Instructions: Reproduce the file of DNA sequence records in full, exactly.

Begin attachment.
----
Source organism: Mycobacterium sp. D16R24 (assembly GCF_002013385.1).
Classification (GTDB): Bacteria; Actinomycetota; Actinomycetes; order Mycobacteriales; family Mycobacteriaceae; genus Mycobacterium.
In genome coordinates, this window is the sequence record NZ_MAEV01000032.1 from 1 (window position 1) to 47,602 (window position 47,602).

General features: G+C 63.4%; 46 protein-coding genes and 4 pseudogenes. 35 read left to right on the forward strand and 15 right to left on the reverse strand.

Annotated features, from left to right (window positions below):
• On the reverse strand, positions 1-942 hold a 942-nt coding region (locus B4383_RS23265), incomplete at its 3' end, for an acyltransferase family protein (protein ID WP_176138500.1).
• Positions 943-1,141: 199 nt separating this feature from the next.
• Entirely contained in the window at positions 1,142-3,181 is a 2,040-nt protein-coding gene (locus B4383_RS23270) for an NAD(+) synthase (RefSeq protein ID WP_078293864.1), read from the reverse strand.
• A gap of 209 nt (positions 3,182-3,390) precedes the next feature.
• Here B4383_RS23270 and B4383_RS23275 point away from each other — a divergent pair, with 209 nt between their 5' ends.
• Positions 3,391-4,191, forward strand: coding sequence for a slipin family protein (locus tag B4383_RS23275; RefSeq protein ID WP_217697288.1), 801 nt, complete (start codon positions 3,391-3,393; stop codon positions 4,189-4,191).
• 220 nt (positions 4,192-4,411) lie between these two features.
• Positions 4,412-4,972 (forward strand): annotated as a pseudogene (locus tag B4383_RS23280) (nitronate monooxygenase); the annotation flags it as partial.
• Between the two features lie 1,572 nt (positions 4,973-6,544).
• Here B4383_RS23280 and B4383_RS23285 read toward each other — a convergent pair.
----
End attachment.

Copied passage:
Source organism: Mycobacterium sp. D16R24 (assembly GCF_002013385.1).
Classification (GTDB): Bacteria; Actinomycetota; Actinomycetes; order Mycobacteriales; family Mycobacteriaceae; genus Mycobacterium.
In genome coordinates, this window is the sequence record NZ_MAEV01000032.1 from 1 (window position 1) to 47,602 (window position 47,602).

General features: G+C 63.4%; 46 protein-coding genes and 4 pseudogenes. 35 read left to right on the forward strand and 15 right to left on the reverse strand.

Annotated features, from left to right (window positions below):
• On the reverse strand, positions 1-942 hold a 942-nt coding region (locus B4383_RS23265), incomplete at its 3' end, for an acyltransferase family protein (protein ID WP_176138500.1).
• Positions 943-1,141: 199 nt separating this feature from the next.
• Entirely contained in the window at positions 1,142-3,181 is a 2,040-nt protein-coding gene (locus B4383_RS23270) for an NAD(+) synthase (RefSeq protein ID WP_078293864.1), read from the reverse strand.
• A gap of 209 nt (positions 3,182-3,390) precedes the next feature.
• Here B4383_RS23270 and B4383_RS23275 point away from each other — a divergent pair, with 209 nt between their 5' ends.
• Positions 3,391-4,191, forward strand: coding sequence for a slipin family protein (locus tag B4383_RS23275; RefSeq protein ID WP_217697288.1), 801 nt, complete (start codon positions 3,391-3,393; stop codon positions 4,189-4,191).
• 220 nt (positions 4,192-4,411) lie between these two features.
• Positions 4,412-4,972 (forward strand): annotated as a pseudogene (locus tag B4383_RS23280) (nitronate monooxygenase); the annotation flags it as partial.
• Between the two features lie 1,572 nt (positions 4,973-6,544).
• Here B4383_RS23280 and B4383_RS23285 read toward each other — a convergent pair.